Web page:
Other advice from the Atlantic Council includes undermining any efforts by the EU to create its own military force, as it would switch resources to it from NATO.
“Any weakening of NATO cannot be countenanced, especially at this political juncture, and particularly with a putative British exit from the EU weakening the Union’s collective military posture outside of NATO,” the report said.
Warsaw should also “find new incentives for its citizens to remain in Poland rather than emigrate to other EU countries,” the document said, adding that “Emigration has reduced Poland’s defense capacity by draining people of military age, often with the technical and information technology (IT) skills that Poland’s forces require.”
RT’s editor-in-chief, Margarita Simonyan was very much amused by the council’s advice to launch cyberattacks on RT.
“Ha! In case anything crops up NATO’s helpmates say Poland should go straight to cyberattacking RT. No kidding,” she said.
The Atlantic Council which “has close ties” with the White House and is “very tightly tied” with US national security is trying to “coast a Cold War mentality” which feeds on people who think that it is still 1975, political cartoonist Ted Rall told RT.
“You know it’s amazing. It’s been 25 years since the collapse of the Soviet Union […] but to many people in Washington who are reconstructed cold-warriors nothing ever really changed and they still view Russia as a nation that should be contained…” he said. “The problem for the world is that even younger politicians like President Obama are beholden to these ancient old cold-warriors who think it’s still 1975.”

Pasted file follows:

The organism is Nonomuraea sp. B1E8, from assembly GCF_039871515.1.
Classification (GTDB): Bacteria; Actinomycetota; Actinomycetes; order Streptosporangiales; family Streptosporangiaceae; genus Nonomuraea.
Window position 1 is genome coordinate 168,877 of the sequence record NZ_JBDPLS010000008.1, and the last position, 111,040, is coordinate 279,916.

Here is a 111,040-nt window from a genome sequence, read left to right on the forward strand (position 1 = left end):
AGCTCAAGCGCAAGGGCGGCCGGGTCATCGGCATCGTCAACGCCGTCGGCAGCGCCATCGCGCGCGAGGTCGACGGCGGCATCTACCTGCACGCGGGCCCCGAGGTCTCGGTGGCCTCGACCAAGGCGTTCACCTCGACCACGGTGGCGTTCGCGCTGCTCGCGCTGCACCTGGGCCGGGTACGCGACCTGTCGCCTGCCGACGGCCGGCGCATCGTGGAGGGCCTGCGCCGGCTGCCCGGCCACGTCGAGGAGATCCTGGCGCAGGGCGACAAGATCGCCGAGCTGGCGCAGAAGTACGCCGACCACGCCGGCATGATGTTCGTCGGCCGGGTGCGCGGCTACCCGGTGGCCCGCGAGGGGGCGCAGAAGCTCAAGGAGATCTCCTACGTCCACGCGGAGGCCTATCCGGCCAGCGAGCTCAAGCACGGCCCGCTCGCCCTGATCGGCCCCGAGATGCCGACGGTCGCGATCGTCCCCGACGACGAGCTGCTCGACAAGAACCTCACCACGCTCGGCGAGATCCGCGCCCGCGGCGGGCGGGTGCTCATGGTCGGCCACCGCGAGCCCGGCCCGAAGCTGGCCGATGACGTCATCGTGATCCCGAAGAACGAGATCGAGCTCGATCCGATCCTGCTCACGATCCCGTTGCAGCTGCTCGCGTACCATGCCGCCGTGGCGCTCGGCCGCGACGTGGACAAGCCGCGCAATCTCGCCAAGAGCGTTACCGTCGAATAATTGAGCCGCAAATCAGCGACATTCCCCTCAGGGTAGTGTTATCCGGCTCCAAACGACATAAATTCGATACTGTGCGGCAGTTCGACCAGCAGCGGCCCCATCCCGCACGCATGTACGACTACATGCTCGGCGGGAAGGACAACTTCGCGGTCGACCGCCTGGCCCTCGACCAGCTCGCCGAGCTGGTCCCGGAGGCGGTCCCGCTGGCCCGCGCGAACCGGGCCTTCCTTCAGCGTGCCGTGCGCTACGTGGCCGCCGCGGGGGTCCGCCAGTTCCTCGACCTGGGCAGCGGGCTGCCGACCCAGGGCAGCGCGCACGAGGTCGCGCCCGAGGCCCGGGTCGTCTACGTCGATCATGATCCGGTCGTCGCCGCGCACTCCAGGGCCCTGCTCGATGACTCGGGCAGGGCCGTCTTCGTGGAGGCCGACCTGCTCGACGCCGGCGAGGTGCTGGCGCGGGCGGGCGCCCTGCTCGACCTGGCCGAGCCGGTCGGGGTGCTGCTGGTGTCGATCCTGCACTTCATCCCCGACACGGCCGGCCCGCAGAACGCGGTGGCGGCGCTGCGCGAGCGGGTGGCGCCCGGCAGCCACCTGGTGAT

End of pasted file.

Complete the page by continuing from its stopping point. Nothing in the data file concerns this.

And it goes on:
Keeping the Cold War mentality in place is “big business” and is in the best interest of lots of companies in the US and around the world since there are “billions if not trillions of dollars at stake”.
“It’s just a scare-tactic. It’s fearmongering and the US intelligence community is very very good at it... If we, God forbid, ever lived in a peaceful world and in peaceful coexistence with other nations, God knows how many companies would go out of business in the United States and around the world,” Rall said.
“This is big business and there has to be a constant sense of fear and terror, otherwise, this whole infrastructure would collapse”.
Poland and the Baltic states are among the more vocal advocates of an increased NATO military presence close to the Russian border, saying it is needed to deter alleged Russian aggression. The alliance agreed at a summit in Warsaw earlier in July to place additional rotating troops and hardware in Poland and the Baltic States, as well as to step up naval presence in the Black Sea and the Baltic Sea.
Russia denies having any intent to attack NATO and says the alliance is trying to justify its existence by drumming up anti-Russian rhetoric. Russia considers NATO’s military buildup in Europe a threat to its national security and accuses the West of reneging on a post-Cold War promise not to enlarge the alliance towards Russia’s borders.